After the Einsatzgruppen proved to be “inadequate” and too hard on the soldiers charged with the killing of Jews, causing frequent alcohol use among many, the death camps were organized. The death camps were constructed as a means to carry out the “Final Solution” in a more efficient way. “The general plan was simple. The rest of the European Jews in countries under German occupation or sympathetic to Germany would be shipped by train to death camps in or near the Government General of Poland.”1 There were many other concentration camps built during the time Auschwitz was being enlarged to accommodate facilities large enough for the mass killings of the Jews, the death camps became the responsibility of Himmler and the SS, who were charged with carrying out the final solution. The actual conditions at these camps were terrible to say the least, in cases where crematoriums couldn’t handle the amount of bodies coming in, the bodies would be burned in open pits using the fat from the dead as fuel. The gas chambers effect on the killing of Jews was highly determined by it’s size, the large chambers required more time for the gas to kill its subjects; whereas, the small chambers took much less time and left the bodies in a much more manageable state. “Starvation, beating, torture, and killing were regular feature of life at the camps. Inmates were subjected to ‘medical’ experiments that were cruel and exceedingly painful.”2 The atrocities that were the death camps have definitely left a lasting impact on the way we view Germany and Hitler during WWII.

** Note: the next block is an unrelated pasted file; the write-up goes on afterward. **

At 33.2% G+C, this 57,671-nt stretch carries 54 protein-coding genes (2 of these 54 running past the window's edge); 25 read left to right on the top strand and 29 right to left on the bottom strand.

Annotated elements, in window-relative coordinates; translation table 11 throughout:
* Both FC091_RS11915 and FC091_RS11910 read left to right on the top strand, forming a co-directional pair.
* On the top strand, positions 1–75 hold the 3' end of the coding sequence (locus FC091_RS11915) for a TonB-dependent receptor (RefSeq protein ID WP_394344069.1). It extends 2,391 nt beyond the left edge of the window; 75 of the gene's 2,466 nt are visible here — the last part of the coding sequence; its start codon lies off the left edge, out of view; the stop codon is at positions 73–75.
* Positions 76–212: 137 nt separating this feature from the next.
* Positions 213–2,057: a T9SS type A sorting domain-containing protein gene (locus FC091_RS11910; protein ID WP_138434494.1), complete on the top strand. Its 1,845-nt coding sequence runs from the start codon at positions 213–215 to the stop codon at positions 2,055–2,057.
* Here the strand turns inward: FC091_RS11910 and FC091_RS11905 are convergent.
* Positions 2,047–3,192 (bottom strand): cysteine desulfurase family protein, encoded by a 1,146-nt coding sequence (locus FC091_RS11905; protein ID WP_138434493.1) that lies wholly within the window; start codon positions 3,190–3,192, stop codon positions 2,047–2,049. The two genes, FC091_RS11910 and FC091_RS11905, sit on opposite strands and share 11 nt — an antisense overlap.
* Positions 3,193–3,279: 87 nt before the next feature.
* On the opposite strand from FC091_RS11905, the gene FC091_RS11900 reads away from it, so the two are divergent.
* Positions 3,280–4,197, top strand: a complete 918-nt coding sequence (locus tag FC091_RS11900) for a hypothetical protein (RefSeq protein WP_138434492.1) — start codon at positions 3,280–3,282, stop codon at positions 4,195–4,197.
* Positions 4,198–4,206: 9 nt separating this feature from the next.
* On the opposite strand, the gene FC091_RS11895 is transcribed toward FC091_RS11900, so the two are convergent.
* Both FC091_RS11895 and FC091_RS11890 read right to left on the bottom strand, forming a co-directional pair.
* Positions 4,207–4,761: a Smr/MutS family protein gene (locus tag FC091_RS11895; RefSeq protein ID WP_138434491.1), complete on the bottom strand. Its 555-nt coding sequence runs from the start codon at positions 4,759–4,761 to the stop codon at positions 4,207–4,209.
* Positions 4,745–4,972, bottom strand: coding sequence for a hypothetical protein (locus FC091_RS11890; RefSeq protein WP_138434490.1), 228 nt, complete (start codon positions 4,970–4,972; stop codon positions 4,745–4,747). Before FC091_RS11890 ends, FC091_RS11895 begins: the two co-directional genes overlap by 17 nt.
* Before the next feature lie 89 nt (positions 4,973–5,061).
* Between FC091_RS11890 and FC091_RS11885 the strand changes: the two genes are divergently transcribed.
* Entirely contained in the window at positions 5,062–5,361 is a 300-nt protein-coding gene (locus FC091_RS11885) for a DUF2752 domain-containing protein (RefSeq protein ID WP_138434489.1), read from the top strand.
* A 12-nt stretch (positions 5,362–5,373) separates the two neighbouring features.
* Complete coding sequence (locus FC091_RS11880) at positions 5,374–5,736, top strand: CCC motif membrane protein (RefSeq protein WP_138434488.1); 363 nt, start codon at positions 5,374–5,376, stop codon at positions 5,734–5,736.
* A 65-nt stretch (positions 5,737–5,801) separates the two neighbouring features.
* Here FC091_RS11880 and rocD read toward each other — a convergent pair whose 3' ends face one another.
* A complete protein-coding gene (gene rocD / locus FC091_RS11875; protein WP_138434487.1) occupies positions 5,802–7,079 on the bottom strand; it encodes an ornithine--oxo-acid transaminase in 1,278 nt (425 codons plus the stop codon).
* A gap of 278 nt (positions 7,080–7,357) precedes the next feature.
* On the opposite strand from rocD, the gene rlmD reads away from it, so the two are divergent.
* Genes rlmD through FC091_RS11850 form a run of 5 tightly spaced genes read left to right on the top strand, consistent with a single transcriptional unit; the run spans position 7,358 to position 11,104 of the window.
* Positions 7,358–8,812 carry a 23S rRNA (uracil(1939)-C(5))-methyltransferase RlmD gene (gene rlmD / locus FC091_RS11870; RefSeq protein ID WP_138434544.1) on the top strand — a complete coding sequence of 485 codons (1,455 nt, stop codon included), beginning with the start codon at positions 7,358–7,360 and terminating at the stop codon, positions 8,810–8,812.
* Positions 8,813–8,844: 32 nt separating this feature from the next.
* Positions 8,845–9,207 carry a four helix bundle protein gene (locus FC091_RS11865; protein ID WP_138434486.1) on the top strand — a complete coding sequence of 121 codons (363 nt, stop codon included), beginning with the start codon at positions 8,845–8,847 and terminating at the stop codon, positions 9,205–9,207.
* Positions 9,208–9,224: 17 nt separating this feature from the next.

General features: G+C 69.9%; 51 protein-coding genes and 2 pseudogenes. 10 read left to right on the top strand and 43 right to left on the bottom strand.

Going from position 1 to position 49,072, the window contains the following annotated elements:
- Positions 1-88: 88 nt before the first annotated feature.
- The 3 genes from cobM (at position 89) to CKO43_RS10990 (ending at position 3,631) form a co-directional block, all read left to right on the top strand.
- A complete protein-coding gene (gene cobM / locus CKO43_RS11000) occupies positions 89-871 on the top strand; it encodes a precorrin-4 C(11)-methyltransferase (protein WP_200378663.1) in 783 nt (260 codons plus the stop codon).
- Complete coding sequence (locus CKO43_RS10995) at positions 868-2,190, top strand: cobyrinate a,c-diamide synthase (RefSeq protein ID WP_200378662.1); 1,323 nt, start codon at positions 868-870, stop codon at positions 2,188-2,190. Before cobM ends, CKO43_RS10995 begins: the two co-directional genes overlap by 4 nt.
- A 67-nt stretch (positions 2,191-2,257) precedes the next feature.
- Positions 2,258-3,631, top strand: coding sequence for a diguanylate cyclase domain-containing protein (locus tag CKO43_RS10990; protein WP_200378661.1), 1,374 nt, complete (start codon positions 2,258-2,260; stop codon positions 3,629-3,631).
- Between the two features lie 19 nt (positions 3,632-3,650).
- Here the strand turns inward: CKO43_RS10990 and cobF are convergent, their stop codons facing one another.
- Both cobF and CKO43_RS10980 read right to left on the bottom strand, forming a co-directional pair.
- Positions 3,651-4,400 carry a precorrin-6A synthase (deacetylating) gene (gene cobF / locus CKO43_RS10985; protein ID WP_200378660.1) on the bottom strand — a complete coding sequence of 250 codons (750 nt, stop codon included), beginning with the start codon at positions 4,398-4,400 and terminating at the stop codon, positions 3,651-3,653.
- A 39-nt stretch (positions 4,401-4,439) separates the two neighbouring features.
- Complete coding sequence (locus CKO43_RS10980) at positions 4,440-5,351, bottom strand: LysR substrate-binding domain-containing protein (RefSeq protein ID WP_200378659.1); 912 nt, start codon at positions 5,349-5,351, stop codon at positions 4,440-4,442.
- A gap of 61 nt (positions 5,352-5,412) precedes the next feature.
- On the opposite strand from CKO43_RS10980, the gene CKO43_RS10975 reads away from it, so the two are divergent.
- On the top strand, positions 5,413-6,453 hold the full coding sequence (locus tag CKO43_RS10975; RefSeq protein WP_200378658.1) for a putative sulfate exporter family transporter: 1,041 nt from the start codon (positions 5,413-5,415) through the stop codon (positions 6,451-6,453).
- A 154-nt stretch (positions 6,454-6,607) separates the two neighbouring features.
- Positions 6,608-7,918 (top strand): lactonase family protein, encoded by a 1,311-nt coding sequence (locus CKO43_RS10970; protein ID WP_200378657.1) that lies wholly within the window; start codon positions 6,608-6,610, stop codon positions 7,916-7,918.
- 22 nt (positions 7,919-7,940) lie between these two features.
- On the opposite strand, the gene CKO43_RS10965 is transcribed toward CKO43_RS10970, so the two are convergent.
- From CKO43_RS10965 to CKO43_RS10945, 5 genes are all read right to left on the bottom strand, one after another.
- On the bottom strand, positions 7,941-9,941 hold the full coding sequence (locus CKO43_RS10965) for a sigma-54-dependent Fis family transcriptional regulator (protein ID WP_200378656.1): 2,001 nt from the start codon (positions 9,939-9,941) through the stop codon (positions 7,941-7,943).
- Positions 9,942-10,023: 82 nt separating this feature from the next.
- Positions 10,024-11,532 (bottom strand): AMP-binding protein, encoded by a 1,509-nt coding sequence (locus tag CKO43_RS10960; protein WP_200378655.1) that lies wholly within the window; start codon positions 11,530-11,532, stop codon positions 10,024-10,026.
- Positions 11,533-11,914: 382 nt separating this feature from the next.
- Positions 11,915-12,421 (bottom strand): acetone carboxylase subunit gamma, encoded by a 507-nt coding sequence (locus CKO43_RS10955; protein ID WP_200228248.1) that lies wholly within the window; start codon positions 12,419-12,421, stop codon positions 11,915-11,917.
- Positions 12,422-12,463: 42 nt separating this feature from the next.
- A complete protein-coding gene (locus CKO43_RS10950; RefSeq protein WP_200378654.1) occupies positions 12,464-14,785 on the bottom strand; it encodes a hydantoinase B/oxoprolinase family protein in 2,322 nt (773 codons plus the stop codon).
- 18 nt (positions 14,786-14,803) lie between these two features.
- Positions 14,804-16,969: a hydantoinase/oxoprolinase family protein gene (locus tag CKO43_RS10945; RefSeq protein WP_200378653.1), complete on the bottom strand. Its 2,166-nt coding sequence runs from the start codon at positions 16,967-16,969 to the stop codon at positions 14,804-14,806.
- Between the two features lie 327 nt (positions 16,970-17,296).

Spielvogel and Redles Pg. 268